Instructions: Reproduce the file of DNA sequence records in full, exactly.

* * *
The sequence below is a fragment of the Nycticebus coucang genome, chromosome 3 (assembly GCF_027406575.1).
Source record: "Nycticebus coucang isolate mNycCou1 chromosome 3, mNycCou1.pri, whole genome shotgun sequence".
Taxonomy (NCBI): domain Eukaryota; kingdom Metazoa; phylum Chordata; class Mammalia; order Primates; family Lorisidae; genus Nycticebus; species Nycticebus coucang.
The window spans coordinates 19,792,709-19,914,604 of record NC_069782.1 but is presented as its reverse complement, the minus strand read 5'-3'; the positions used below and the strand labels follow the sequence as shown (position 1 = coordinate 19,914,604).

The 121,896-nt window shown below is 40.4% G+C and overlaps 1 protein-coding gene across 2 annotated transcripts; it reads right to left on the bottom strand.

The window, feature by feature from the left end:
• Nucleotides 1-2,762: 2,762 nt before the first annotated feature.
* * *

The sequence below is a fragment of the Nycticebus coucang genome, chromosome 3 (assembly GCF_027406575.1).
Source record: "Nycticebus coucang isolate mNycCou1 chromosome 3, mNycCou1.pri, whole genome shotgun sequence".
Taxonomy (NCBI): domain Eukaryota; kingdom Metazoa; phylum Chordata; class Mammalia; order Primates; family Lorisidae; genus Nycticebus; species Nycticebus coucang.
The window spans coordinates 19,792,709-19,914,604 of record NC_069782.1 but is presented as its reverse complement, the minus strand read 5'-3'; the positions used below and the strand labels follow the sequence as shown (position 1 = coordinate 19,914,604).

The 121,896-nt window shown below is 40.4% G+C and overlaps 1 protein-coding gene across 2 annotated transcripts; it reads right to left on the bottom strand.

The window, feature by feature from the left end:
• Nucleotides 1-2,762: 2,762 nt before the first annotated feature.